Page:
Sunday, September 8, 2019

RaceEthnicity Essay Example | Topics and Well Written Essays - 1250 words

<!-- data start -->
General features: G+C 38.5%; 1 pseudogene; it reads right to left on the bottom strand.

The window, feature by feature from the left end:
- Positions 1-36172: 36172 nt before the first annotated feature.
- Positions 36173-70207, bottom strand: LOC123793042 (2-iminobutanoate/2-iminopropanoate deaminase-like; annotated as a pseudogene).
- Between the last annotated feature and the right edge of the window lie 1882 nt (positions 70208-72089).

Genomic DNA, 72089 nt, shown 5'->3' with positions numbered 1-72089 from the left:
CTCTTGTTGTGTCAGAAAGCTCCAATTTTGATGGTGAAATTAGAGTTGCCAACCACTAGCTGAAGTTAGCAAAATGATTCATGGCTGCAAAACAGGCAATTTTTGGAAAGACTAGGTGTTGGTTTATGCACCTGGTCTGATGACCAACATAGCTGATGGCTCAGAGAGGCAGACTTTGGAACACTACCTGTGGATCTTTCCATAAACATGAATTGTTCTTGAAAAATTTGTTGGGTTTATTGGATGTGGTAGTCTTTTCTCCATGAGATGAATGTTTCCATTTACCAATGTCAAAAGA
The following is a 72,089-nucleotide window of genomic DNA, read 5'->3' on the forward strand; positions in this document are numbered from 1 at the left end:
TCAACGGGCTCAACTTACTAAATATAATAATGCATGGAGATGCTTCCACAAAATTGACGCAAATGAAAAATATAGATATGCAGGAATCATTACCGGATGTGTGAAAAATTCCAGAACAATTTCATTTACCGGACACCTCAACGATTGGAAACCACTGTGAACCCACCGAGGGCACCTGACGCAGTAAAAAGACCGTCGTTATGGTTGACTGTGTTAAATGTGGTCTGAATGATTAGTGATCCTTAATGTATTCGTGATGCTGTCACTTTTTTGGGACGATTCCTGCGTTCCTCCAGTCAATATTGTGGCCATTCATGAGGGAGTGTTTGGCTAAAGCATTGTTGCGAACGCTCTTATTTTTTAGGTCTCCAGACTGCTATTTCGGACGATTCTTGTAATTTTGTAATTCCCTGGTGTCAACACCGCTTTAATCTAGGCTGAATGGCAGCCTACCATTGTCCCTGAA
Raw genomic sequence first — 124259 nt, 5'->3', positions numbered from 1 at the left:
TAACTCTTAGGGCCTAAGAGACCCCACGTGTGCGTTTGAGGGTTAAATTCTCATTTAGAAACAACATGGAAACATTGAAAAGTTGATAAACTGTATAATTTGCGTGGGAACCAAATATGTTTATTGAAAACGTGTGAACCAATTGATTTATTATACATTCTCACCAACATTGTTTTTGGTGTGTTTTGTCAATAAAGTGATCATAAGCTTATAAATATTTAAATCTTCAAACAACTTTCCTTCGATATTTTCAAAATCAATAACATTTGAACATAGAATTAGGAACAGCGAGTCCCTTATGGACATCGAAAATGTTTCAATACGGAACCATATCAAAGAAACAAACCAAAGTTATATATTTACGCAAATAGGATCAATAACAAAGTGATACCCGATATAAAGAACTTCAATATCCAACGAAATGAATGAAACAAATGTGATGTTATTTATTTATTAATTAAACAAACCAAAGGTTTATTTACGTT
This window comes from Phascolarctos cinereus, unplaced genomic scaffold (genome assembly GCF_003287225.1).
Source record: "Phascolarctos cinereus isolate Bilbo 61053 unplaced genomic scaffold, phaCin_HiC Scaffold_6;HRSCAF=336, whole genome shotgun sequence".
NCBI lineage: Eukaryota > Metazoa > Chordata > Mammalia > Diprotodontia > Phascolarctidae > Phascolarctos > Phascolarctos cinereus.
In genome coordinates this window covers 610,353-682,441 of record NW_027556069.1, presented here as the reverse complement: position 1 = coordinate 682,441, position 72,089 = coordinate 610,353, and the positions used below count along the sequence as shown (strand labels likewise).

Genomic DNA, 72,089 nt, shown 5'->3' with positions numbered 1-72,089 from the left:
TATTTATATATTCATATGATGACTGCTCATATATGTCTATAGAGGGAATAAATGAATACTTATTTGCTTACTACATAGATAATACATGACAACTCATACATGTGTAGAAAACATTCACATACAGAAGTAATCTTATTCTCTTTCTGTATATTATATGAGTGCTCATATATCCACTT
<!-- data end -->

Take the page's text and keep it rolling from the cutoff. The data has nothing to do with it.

RaceEthnicity - Essay Example Immigrants and their children cross lines of wealth, neighborhood, education and profession. For example, a recent study of first year students at the University of Toronto showed that more than half identify themselves as non-white by race. Approximately 40 percent are Asians. Only about one third came from homes where English is the only language spoken. Toronto and Vancouver stand out as the most culturally and racially diverse cities in Canada, although the cultural mix in other Canadian cities also exist in varying proportions. (About Canada) In 1971, the federal government announced its policy of multiculturalism. It challenged all Canadians to accept cultural diversity, while encouraging them to participate fully and equally in the Canadian society. Many urban English-speaking Canadians supported the policy, looking at it as a timely recognition of pluralism. When the policy was announced, the Canadian ethnic mosaic was still very much dominated by those of European heritage and was designed to recognize their contribution to Canada. As immigration to Canada from the developing world increased, the multiculturalism policy had to deal with the concerns of visible minorities. These new and emerging communities were more concerned about the elimination of racial prejudice and discrimination. They wanted to ensure equal access to jobs, housing and education. (About Canada) The public education sector f... Classrooms are evolving in Vancouver, Toronto and Montreal, as the majority of new Canadians, some 250,000 of them annually, take up residence in these cities. (Drummond and Lacey, 2007) A holistic approach to education is required in the light of the most recent controversies in Herouxville, Quebec, some 200 kilometres northeast of Montreal, resulting from the passage of a controversial code of behavior aimed at potential Muslim immigrants. Last February 11, six women, accompanied by a handful of male and female Muslim students, appealed in Quebec for changes to the so-called "code of life," which lays out societal norms for Herouxville. May Haidar, one of the women, said "It's apparent there is a misconception and a wrong view of Muslim women, so we want to open a dialogue to let them (the non-Muslim Canadians) know us and, of course, we want to know them." (Moore, 2007) Andre Drouin, the town councilor behind the code of behavior for immigrants, said the residents in Quebec are eager to welcome the visitors and prove that they are not racists. But Drouin was unrepentant about the code and said it will stay put. The debate over accommodation of ethnic, cultural and religious minorities continues to rage in Quebec and its Premier Jean Charest has named a special commission to study the issue. The Canadian Islamic Congress considered filing a human rights complaint against the Herouxville council. (Moore, 2007) The controversial five-page immigrants' code, passed by the Herouxville town council in January, says a person's face should not be covered, except at Halloween, and that children should sing Christmas songs in December. It informs

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